Pacific Theatres's Cinerama Dome is a movie theater located at 6360 Sunset Boulevard in Hollywood, California. Designed to present widescreen Cinerama films, it opened November 7, 1963. Today it continues as a leading first run theater. The original developer was William R. Forman, the founder of Pacific Theatres.
|Location||6360 Sunset Boulevard, Hollywood, California|
|Type||Indoor movie theater|
|Opened||November 7, 1963|
|Designated||December 18, 1998|
In February 1963, Cinerama Inc. unveiled a radically new design for theaters which would show its movies. They would be based on the geodesic dome developed by R. Buckminster Fuller, would cost half as much as conventional theaters of comparable size, and could be built in half the time. Cinerama's goal was to see at least 600 built worldwide within two years. The following April, Pacific Theatres Inc. announced plans to build the first theater based upon the design, and had begun razing existing buildings at the construction site. Located on Sunset near Vine Street, it would be the first new major motion picture theater in Hollywood in 33 years, and would be completed in time for the scheduled November 2 press premiere of It's a Mad, Mad, Mad, Mad World. The design was proposed by French architect Pierre Cabrol, lead designer in the noted architectural firm of Welton Becket and Associates. Pierre Cabrol worked with R. Buckminster Fuller during his studies at the M.I.T..
Pacific Theatres founder, William R. Forman, announced the construction of the Cinerama Dome in July 1963 at a star studded ground breaking ceremony where Spencer Tracy, Buddy Hackett, Mickey Rooney, Dick Shawn, Edie Adams, and Dorothy Provine donned hard hats, and with picks and shovels, began construction. Forman had committed to United Artists that the theatre would be ready for the November 7, 1963 world premiere of the first movie filmed in the new 70mm, single strip Cinerama process, Stanley Kramer’s It’s a Mad, Mad, Mad, Mad, World. Working around the clock, the entire construction spanned only 16 weeks. The Cinerama Dome is the only concrete geodesic dome in the world. The theatre is made up of 316 individual hexagonal and pentagonal shapes in 16 different sizes. Each of these pieces is approximately 12 feet across and weigh around 7,500 pounds. The theatre also has design elements such as a loge section with stadium seating, architecturally significant floating stairways, and at the time of its opening, the largest contoured motion picture screen in the world, measuring 32 feet high and 86 feet wide.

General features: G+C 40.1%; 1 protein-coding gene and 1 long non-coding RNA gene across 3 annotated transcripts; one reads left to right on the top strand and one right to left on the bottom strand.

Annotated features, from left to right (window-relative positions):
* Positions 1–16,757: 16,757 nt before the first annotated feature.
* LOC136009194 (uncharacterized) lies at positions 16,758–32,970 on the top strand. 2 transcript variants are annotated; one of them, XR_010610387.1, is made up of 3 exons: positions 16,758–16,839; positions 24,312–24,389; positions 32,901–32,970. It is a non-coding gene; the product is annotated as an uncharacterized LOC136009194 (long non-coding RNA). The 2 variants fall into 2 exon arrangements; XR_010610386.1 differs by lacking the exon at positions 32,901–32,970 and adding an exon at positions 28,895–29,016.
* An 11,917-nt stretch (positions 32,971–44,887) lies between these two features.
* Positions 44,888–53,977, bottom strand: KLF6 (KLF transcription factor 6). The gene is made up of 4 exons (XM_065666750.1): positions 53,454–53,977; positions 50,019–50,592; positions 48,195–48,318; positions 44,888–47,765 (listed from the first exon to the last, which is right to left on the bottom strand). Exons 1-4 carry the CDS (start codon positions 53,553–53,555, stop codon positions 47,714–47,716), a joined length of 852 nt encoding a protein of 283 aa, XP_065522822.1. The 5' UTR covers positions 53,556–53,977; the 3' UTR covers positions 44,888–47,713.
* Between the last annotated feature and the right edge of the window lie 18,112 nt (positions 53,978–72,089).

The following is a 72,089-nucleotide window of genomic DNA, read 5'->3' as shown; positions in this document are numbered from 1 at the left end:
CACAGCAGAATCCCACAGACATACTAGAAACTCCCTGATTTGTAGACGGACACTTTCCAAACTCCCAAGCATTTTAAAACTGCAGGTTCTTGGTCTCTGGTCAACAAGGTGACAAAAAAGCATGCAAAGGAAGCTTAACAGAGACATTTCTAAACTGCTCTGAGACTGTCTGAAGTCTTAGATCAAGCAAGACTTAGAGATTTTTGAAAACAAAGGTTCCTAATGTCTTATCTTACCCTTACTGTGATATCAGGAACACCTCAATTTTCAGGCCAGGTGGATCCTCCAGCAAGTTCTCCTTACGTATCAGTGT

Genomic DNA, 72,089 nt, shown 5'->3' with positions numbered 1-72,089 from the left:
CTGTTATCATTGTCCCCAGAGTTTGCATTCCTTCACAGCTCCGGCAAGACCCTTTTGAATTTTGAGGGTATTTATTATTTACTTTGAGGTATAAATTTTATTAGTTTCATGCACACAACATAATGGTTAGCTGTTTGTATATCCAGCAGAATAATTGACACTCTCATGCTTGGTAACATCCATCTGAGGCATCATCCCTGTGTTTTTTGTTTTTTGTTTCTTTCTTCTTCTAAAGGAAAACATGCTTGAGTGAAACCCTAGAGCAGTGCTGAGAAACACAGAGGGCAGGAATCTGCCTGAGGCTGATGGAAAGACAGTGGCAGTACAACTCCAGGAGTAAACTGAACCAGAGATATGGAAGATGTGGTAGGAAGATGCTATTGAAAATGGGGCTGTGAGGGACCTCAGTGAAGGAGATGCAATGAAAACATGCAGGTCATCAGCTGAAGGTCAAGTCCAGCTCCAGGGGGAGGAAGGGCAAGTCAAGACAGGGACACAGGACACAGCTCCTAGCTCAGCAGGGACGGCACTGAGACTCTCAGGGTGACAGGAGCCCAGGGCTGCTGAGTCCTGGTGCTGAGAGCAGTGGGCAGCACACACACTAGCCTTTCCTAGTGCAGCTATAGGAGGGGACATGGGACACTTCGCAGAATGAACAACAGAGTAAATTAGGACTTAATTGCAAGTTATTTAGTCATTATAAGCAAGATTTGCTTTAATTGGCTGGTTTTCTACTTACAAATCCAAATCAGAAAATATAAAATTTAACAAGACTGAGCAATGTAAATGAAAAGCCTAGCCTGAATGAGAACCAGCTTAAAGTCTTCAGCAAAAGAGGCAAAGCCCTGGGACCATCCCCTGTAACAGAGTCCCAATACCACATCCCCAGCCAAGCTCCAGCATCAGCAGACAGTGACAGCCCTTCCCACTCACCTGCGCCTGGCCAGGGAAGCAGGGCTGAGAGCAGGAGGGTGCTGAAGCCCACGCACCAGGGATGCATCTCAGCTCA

The It's a Mad, Mad, Mad, Mad World premiere (filmed in Ultra Panavision 70) marked the dawn of "single lens" Cinerama. Previously, Cinerama was known for its groundbreaking three-projector process. From 1963 until 2002, the Cinerama Dome never showed movies with the three-projector process. (The nearby Warner Cinerama at 6433 Hollywood Boulevard used the three-projector process until December 1964.)
With its 86 feet (26 m) wide screen, advanced acoustics and 70mm film capability, the Cinerama Dome remained a favorite for film premieres and "event" showings. But by the late 1990s the motion picture exhibition business began to favor multiplex cinemas, and Pacific Theatres proposed a plan to remodel the Dome as a part of a shopping mall/cinema complex. Historical preservationists were outraged, not wishing to see another great theater turned into a multiplex or destroyed. At the same time, a small contingent of Cinerama enthusiasts had begun resurrecting the three-projector process. They and the preservationists prevailed on Pacific to rethink its plans for the property.
The preservation of the Cinerama Dome came at a time when most other surviving Cinerama theaters were being demolished. An example of this was the case of the Indian Hills Theater in Omaha, Nebraska, a round Cinerama theater boasting a 110-foot screen which was razed in 2001 to make room for a parking lot.
In 2002 after a two-year closure, the Cinerama Dome was reopened as a part of Pacific Theatres' ArcLight Hollywood complex. The dome remains essentially unchanged though there have been improvements, notably in the acoustics. But for the first time ever, the Cinerama Dome began showing movies in the three-projector format. It is one of only three such theaters in the world today.
The Cinerama Dome made its digital projection debut in May 2005 with Star Wars: Episode III – Revenge of the Sith. In 2009, James Cameron's Avatar was the first 3D film to be shown in the Cinerama Dome, using technology from XpanD 3D.
In popular cultureEdit
The Cinerama Dome was featured in the 2008 film Frost/Nixon directed by Ron Howard in the scene recreating the Hollywood premiere of the Sherman Brothers' 1976 musical film, The Slipper and the Rose.
It was also shown in Melrose Place's fourth episode, "Vine", as the location for the premiere of the fictional movie "Kensington Squared."
The theater also appears briefly in the 2016 film Keanu, starring Keegan-Michael Key and Jordan Peele.
- "Cinerama Dome". The Los Angeles Times. August 12, 1998. Retrieved December 17, 2015.
- Gettell, Oliver (April 12, 2012). "Cinerama Dome puts 'How the West Was Won' in proper perspective". The Los Angeles Times. Retrieved December 17, 2015.
- Hawthorne, Christopher (April 12, 2013). "Motion Picture Academy unveils ambitious plans for film museum". The Los Angeles Times. Retrieved December 17, 2015.
- "ArcLight Cenemas' Cinerama Dome". TCM Classic Film Festival. Retrieved April 9, 2019.
- Department of City Planning. "Designated Historic-Cultural Monuments". City of Los Angeles. Archived from the original on June 9, 2010. Retrieved 2012-10-04.
- Carolyn Giardina (December 17, 2015). "ArcLight's Cinerama Dome Debuts 3D Laser Projection for New 'Star Wars'". The Hollywood Reporter.
- "Frost/Nixon (2008) : Filming Locations". IMDb.com. Retrieved December 17, 2015.